Note: This page was originally a post titled ‘Lileks Blew It’ from February 19, 2004 by co-blogger Jim. It has generated a bit of traffic for this site. Which is to say, a few dozen people came here versus the random scattering of individuals we usually get. I didn’t want it to get lost in the detritus of the internet so I’ve made it a seperate page. Also of note is the fact that Mr. Lileks seems to have removed any reference to Johnny Horton from the entry in question.
Apologies to all who have checked in recently expecting daily pearls of wisdom from yours truly. I’ve been busy at work and at home lately and have not had much time to devote to keeping up with the blog. I could probably still have posted short blurbs but I’ve become somewhat obsessed with an accusation that Lileks recently made in a Bleat posting that accuses country singer Johnny Horton of recording one of the most virulently racist songs I’ve ever heard called “Some N****** Never Die, They Just Smell That Way. (Go read the link, I am not going to quote the lyrics here)
When Lileks first heard the song he was stunned:
“Jaw on sternum. I mean, here it is: not just the open wretched racism you knew was common currency in the old days, but recorded by a popular artist for a wide audience with the expectation that no one will complain.”
I’m sure anyone who read the Lileks piece was probably also stunned. Just one problem, other than the lyrics and song title, almost everything Lileks wrote about the song is not true. The person singing the song was not Johnny Horton, and the song was not recorded by a popular artist for a wide audience. It turns out that the song was actually recorded by a guy going by the name of Johnny Rebel, just as Lileks claims it wasn’t, and its release has pretty much been limited to a select number of jukeboxes and white power music fans.
My first reaction to Lileks’ accusation was simple surprise. Johnny Horton? You mean the guy who sang, “Sink the Bismarck,” “Battle of New Orleans” and stuff like that? I’d always thought of Johnny Horton as a kind of corny country boy, not as a racist fuck. But I nonetheless accepted the accusations as true at first.
The more I thought about it, though, the less sense this made. I used to listen to Johnny Horton when I was a kid because my parents had old Horton records lying around, and I couldn’t ever remember hearing anything even remotely racist (other than references to the “bloody British”). Anyway, I finally broke down and dropped by my dad’s house to dig through the old records in his garage. Sure enough, one of Johnny’s records was still there, and it had no racist references that I could find.
One record proves nothing though, so I broadened my search to P2P networks. Bingo! There was the song that Lileks was talking about, and it was credited to Johnny Horton. The only problem was that what appeared to be the same song (same name, same length, same file size, same recording quality) was also credited to Johnny Rebel and to David Allen Coe. Although different singers were credited with the song, the fact that each version appeared to contain the exact same number of bytes and was the exact same length means that the different credits are probably meaningless. It’s highly unlikely that the songs listed were actually different versions.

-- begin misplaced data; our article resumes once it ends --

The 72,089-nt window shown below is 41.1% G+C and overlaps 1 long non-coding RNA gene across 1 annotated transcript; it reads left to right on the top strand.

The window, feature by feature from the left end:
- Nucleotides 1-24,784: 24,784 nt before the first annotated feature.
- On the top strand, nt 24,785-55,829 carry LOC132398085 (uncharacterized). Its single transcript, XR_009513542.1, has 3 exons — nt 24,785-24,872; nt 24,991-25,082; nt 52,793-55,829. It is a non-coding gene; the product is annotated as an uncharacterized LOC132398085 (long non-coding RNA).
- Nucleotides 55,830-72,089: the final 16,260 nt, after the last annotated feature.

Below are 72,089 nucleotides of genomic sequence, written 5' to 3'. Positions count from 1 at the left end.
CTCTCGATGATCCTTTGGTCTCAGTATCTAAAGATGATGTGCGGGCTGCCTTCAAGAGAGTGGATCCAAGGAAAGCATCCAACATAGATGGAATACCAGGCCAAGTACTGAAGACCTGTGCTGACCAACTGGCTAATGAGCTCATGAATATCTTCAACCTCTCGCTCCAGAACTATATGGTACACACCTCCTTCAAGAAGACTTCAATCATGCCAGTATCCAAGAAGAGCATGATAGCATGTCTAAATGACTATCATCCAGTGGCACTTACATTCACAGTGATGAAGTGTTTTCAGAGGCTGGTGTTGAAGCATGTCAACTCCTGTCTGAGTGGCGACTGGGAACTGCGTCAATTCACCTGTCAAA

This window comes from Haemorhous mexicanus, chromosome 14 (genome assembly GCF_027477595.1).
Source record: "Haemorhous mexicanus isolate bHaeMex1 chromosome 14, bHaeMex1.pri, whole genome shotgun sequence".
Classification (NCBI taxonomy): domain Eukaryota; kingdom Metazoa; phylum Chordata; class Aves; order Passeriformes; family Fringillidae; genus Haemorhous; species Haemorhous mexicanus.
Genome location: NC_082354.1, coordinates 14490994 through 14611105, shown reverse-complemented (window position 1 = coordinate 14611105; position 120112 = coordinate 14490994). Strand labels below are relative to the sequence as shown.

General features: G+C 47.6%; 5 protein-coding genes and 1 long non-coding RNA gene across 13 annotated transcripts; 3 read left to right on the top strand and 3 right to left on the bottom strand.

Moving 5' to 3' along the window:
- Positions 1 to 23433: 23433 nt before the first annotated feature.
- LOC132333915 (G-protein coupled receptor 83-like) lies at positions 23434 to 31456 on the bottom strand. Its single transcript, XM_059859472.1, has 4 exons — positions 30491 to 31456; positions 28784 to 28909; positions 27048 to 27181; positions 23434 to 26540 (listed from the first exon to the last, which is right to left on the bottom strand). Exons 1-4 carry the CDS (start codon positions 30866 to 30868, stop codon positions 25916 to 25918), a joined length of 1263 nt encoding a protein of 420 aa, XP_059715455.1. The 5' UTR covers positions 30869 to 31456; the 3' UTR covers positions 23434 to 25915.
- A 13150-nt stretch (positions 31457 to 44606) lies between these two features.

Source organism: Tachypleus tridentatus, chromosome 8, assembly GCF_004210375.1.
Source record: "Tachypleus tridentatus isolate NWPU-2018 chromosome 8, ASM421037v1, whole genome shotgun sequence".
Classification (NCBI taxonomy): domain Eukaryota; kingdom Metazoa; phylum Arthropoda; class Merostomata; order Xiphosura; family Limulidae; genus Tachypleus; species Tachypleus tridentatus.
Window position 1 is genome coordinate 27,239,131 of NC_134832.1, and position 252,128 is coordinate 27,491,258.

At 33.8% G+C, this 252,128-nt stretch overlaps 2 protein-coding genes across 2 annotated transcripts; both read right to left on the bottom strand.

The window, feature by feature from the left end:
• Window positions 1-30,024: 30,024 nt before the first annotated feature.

The next step was to attempt to download this filth. I was unable to get most of the offered songs to download, but eventually managed to get a full version of the David Allen Coe-credited song. It aint David Allen Coe. But neither did it sound like Johnny Horton. I did notice that although the song title credited David Allen Coe, the tag info listed Johnny Rebel as the singer. Curious.
So like Lileks, I turned to Google to try and figure out what the heck was going on here. I started by Googling “Johnny Horton” and “Johnny Rebel” (I left Coe out of it at first since I doubted that it was him). Googling Horton brought up a long list of country music and fan sights that contained discographies and biographical material. I read the bio material and checked every discography that I came across and found no mention of anti-black recordings and no listing for the song that Lileks claims is Horton’s. That still doesn’t prove it wasn’t Horton, though.
It was only when I tried Googling “Johnny Rebel” that the pieces began to fall into place. A man by the name of CJ Trahan recently came out and claimed to be Johnny Rebel. This was the guy who Lileks picked up as being interviewed on Howard Stern and concluded could not be the guy singing on the recording in question. It’s possible that Lileks was right about that, as the cited article notes that there is some controversy over whether Trahan really is Johnny Rebel. That does not mean that the singer must have been Johnny Horton, though, as Lileks concluded.